Credit is essential in a world of big-ticket items. Few families are able to afford a home, car, and other necessities without some form of credit financing. So, what happens when your credit is denied? How and when should you fix credit issues standing in your way? Follow the tips below to avoid credit denial and smooth the way for a better financial future.
- Provide complete info. In some cases, credit denial could be as simple as forgetting to sign the application. Be sure to review your application carefully and include all the necessary information. Lenders need a complete overview to evaluate your creditworthiness, and it is your responsibility to provide it.
- Set realistic borrowing goals. While it may be fun to dream of the palatial four bedroom home and expensive car, affordability is another matter entirely. Lenders look closely at your income and other credit commitments during the application process. If your current debt obligations exceed 50 percent of your gross income, don’t expect creditors to come knocking at your door. Examine your budget, and be realistic about what you can afford. Lenders will be more willing to work with a responsible candidate.
- Fix credit issues. If you are struggling with bad credit, why add more responsibility to the mix? Before applying for a new loan, begin by paying off old debts, addressing late fees, and paying attention to your credit utilization ratio. If you are feeling overwhelmed, talk to a credit repair expert who can evaluate your credit reports and offer tips to help raise your credit scores. Each step toward credit repair is a positive one; strengthen your borrowing power by polishing your existing accounts.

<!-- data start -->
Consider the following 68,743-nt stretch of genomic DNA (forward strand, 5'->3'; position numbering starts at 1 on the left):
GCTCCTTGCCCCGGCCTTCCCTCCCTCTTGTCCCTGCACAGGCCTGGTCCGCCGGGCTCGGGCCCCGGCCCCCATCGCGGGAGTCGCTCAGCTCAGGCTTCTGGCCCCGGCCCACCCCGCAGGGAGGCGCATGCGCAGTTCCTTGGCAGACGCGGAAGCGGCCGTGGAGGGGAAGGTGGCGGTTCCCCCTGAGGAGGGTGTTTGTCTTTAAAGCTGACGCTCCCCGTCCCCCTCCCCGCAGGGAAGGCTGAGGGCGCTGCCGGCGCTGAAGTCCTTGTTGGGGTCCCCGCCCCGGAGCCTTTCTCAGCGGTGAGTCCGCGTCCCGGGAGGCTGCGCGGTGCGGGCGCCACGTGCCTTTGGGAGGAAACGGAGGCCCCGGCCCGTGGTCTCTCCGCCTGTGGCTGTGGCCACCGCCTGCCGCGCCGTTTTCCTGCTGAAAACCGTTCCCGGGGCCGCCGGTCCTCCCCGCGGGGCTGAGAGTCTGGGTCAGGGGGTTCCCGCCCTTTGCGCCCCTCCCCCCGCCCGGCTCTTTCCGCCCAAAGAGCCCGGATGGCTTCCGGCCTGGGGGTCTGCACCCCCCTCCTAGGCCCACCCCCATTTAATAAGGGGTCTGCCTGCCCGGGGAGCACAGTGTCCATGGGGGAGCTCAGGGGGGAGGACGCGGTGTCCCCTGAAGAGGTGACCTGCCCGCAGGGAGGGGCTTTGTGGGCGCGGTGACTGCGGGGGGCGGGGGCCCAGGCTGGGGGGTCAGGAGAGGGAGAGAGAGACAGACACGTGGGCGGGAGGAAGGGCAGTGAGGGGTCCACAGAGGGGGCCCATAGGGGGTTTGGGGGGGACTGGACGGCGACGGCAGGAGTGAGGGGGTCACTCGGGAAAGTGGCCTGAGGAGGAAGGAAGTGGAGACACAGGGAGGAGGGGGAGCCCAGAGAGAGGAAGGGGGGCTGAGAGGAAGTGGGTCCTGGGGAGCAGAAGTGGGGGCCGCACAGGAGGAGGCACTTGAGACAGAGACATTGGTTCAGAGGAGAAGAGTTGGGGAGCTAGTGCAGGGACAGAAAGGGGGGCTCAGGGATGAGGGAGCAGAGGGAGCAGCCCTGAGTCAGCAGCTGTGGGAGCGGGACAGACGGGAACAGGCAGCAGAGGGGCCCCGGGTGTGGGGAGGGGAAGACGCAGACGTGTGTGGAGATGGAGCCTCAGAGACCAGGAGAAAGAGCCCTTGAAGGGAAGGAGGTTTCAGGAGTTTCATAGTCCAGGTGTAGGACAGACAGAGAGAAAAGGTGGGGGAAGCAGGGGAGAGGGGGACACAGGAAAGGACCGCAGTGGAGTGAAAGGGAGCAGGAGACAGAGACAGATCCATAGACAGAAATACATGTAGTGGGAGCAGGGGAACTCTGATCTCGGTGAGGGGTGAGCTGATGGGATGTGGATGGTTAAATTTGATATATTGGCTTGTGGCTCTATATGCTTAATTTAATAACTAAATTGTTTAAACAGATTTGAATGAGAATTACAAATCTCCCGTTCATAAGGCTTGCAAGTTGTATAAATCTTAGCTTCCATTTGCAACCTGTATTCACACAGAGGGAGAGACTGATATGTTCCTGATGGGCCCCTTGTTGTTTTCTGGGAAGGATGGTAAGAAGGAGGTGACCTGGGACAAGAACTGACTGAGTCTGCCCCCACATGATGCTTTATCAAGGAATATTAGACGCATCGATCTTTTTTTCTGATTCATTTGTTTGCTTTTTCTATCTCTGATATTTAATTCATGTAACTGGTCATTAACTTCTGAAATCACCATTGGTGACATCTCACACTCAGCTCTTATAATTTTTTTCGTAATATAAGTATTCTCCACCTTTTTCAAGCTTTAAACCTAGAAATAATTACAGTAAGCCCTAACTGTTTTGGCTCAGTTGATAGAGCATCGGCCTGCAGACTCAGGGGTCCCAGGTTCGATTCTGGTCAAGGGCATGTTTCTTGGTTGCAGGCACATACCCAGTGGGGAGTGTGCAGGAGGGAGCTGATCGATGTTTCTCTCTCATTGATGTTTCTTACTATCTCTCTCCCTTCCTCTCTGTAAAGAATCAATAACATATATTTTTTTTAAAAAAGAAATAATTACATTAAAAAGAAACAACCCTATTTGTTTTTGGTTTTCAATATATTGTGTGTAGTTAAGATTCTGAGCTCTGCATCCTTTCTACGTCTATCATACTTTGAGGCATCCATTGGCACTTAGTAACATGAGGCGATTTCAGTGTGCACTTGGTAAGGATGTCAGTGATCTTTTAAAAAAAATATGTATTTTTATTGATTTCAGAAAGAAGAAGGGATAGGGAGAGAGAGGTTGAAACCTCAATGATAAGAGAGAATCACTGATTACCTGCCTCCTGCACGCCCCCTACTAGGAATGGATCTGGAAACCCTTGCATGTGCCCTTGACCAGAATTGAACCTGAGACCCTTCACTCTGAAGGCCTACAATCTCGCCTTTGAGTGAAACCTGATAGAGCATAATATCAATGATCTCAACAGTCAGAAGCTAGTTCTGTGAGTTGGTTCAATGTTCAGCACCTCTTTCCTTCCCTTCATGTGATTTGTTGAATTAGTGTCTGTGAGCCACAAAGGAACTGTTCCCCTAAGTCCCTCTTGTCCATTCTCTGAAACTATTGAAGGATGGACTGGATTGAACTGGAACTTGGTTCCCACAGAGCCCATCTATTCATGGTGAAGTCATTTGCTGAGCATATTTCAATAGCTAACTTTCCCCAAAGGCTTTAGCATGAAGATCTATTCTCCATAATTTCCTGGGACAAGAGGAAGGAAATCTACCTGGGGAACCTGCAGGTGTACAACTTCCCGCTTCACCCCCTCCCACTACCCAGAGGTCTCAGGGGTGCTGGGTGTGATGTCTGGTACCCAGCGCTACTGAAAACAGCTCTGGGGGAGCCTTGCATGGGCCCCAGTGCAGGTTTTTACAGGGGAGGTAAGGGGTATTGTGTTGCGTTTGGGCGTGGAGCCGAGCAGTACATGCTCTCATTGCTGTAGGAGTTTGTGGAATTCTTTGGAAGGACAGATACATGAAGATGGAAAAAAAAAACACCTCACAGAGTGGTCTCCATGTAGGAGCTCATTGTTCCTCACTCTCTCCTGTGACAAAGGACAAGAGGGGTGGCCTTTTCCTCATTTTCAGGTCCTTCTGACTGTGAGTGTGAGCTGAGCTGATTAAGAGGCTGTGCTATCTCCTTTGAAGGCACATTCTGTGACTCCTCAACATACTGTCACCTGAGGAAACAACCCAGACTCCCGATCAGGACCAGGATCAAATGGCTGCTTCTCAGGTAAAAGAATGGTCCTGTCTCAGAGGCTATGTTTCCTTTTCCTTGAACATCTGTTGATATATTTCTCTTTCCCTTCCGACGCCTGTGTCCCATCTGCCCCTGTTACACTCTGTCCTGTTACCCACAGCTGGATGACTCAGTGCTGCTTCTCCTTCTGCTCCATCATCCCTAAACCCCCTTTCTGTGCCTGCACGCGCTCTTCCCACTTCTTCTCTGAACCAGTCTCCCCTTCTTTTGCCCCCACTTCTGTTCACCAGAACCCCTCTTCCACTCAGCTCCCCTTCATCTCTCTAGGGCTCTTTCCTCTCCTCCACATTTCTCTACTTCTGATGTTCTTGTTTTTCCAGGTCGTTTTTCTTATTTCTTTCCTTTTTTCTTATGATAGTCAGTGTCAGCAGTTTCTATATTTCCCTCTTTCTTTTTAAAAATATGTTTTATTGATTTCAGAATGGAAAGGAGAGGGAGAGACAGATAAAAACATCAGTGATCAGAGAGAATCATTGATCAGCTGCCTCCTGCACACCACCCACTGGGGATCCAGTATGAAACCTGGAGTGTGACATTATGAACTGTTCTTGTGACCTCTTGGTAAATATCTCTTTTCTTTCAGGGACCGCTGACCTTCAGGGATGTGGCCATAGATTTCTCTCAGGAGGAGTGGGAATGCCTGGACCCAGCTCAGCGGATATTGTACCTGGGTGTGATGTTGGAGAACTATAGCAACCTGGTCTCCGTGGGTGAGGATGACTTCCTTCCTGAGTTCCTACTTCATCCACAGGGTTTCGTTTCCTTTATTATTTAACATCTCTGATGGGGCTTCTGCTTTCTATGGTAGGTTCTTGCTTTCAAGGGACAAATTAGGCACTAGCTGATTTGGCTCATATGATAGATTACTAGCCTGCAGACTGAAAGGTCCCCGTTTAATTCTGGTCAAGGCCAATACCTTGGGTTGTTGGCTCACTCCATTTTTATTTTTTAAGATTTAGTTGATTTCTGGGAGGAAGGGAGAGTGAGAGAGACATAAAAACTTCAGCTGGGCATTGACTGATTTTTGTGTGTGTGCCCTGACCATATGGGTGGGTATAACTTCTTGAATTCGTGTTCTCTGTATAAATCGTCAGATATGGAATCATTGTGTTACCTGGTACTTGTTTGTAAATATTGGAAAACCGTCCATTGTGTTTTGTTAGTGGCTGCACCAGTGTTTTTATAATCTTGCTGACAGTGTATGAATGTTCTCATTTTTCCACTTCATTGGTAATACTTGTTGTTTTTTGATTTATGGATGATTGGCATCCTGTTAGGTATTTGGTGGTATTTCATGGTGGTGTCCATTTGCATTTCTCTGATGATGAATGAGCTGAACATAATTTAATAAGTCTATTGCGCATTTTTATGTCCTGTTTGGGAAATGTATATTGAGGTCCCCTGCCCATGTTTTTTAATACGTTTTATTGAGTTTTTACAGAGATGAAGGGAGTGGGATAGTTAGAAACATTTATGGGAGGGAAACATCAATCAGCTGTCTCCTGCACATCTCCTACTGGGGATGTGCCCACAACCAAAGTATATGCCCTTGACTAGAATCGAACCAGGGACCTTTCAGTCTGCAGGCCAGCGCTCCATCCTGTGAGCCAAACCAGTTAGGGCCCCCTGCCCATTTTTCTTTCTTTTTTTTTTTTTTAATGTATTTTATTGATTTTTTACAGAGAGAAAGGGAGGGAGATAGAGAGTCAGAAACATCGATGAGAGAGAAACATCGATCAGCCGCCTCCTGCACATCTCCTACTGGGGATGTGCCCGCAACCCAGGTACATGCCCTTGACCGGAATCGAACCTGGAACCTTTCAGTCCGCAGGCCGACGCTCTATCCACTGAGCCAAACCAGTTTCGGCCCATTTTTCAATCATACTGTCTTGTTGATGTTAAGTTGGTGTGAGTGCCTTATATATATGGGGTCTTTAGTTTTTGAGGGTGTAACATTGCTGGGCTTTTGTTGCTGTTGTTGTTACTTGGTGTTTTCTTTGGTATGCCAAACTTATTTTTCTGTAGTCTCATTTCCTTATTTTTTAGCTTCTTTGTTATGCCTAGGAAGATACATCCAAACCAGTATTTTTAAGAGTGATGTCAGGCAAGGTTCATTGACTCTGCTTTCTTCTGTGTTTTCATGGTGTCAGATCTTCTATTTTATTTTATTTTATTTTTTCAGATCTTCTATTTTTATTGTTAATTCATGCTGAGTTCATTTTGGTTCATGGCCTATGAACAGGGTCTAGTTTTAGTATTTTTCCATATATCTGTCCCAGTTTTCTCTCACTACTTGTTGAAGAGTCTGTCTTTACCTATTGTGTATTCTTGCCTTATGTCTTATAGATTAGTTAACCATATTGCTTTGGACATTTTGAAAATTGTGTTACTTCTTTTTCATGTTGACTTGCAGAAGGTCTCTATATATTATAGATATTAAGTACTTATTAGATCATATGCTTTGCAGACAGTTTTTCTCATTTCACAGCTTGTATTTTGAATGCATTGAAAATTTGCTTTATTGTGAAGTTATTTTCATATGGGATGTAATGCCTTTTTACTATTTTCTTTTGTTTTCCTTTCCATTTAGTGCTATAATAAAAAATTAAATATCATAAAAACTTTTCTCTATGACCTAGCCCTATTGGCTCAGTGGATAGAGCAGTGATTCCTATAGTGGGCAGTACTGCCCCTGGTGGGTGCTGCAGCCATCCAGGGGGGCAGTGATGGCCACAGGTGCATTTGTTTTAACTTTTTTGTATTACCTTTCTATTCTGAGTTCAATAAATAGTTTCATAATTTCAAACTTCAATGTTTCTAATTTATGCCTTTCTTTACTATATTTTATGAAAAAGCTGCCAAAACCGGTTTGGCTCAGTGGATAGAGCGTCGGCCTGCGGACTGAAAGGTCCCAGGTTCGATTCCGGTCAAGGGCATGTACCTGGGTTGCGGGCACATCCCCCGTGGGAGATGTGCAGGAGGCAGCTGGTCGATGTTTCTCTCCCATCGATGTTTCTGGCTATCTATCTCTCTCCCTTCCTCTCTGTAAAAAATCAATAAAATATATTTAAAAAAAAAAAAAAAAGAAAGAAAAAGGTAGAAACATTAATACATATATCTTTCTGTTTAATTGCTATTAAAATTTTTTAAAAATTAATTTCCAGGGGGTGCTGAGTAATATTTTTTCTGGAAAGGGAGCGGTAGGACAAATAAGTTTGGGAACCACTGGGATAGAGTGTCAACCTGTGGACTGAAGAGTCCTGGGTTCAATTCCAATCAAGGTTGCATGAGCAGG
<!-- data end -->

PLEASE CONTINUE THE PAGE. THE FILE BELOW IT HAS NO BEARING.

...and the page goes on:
- Pay your dues at work. Income is a deciding factor when it comes to receiving new credit. Not only do lenders want to see a healthy employment record, they want to see it long-term. If you are a new-hire, you may need to put loan aspirations on the backburner. Lenders want borrowers they can trust, and financial security is readily established with a solid employment history. Pay your dues at the office, and revisit your buying goals in six months. Buying power grows with time.
- Build a robust credit file. In addition to fixing bad credit issues, strengthening a flimsy credit file is an effective way to work toward loan approval. Many lenders have unwritten policies that give preference to well-established borrowers. When reviewing your credit history, ask an expert how you can safely build up your credit report without overextending. Fixing your credit could be as simple as adding additional accounts to the mix.